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Sight-Reading Improvement 101

Mike Lawson • • July 16, 2018

Most teachers realize that most students would rather have their teeth pulled at the dentist rather than sight-read. But having students that can sight-read proficiently will benefit both the success of your individual students and the ensemble as a whole.

They will do better in all of their auditions and your ensemble will learn music faster, allowing more time to focus on musicality and expression. Here are some helpful hints to make the process less painful.

1. Have your students set aside the time. Have them spend just 15 minutes every day sight-reading. Fifteen minutes is not a long time and it will go by fast. Having this daily routine will instill discipline in your students and they will get used to the concept of sight-reading once they get into a daily routine. It will not seem so scary to them anymore. They will show daily improvements. The best way to improve sight-reading is by constantly doing it!

2. Make sure your students know their scales like they know their favorite television shows. They should be adept at all twelve major scales, and all twelve minor scales. I often tell my students that every major scale has a sister minor scale. Going down three half steps from the tonic of any major scale gives you a minor scale in the same key. For example, if you start on E Flat Major, and go down three half steps, you have the C Minor Scale, which utilizes the exact same notes in the key of the E Flat Major Scale. This is a fast way to teach your students minor scales. Playing simple scalar exercises when they practice as well as just playing the scales up and down will help them intimately know all of them. They should also memorize the number of flats or sharps for each scale. This will greatly help their sight-reading because they will be able to identify any key immediately. They will also know that every note they are reading in a particular song will fall within the 12-note scale of the key they are in unless there is an accidental. Knowing their scales will at least help them be in the ballpark when reading the notes.

3. Have all your students, even wind players, clap percussion drum rhythms. Percussion music naturally has more rhythmic variations since percussion is based on rhythm. Find some exercises out of a beginner or moderate level percussion book. Having your students clap them individually and within the ensemble will expose them to more rhythms and variations. This will expand their rhythmic vocabulary, so they can be ready for almost any kind of rhythm when it is thrown in front of them during sight-reading. Taking the time to focus only on rhythm with scales and notes not involved is also very healthy for their rhythmic growth.

4. Have your students sight-read varying degrees of difficulty. By having them sight-read very easy music, they will build confidence. The better they can sight-read easy music, they will be more prepared to build to the next level. They should also be challenged with moderately difficult music and also extremely difficult music. The more difficult music will challenge them as well as let them know what level they are at and how much more they need to improve. Have your students also sight-read music in many different keys so they may be prepared for anything. Having them read in the keys with a lot of sharps, which is not typical for band literature, will help them prepare for orchestral music. And string students should also sight-read in the flat keys!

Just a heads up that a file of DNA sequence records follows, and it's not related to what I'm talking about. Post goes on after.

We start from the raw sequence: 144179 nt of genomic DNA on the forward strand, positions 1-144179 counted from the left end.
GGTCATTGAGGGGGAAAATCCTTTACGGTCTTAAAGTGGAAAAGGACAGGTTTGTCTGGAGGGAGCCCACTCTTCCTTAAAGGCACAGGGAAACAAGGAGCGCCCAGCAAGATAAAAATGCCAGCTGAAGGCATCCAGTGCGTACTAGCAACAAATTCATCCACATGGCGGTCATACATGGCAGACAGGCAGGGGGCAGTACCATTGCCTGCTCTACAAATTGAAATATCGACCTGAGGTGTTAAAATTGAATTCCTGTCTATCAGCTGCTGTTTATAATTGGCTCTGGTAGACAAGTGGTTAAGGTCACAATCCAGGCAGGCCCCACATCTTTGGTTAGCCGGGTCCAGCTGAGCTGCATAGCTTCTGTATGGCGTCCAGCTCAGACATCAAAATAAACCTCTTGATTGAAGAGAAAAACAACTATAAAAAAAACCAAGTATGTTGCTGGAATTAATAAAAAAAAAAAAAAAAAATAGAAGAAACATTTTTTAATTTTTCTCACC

5. Make sure your students do not stop when sight-reading! Have them continue and push through to the end of the song even if they crash and burn. That is why it is called sight-reading. This is not practice time and they need to push through a song all the way to the end. Playing at an extremely slow tempo is not only ok, but I also highly recommend it. This will give them a chance to play every note and rhythm accurately. In an audition, a judge will be more impressed with a song played below tempo with accuracy, rather than with speed.

6. Practice the piano. There is no better way to improve sight-reading than by reading piano and organ music. There are four lines happening at once, with two clefs, and with contrapuntal movement between the lines. If a student can learn to even somewhat sight-read piano music, their linear music with only one line will seem like a walk in the park!

7. Have them sight-read songs they are familiar with and know by ear. Sight-reading songs your students have already heard teaches them to utilize their ear while sight-reading. If your students are able to get a sense as to whether they are playing music correctly just by using their audio senses, this will help immensely.

8. Have your students sight sing as well. Sight singing is a wonderful tool to assist sight-reading because it also focuses on their ear and how the song sounds. This will give them an advantage when they pick up their instruments and play. In time, your students will be able to hear the songs they are playing while they are sight-reading, if they have a consistent sight singing routine. Sight singing, both as individuals and as an ensemble, is strongly recommended. In an ensemble setting, students will be able to learn from their peers with varying degrees of levels of talent within the ensemble.

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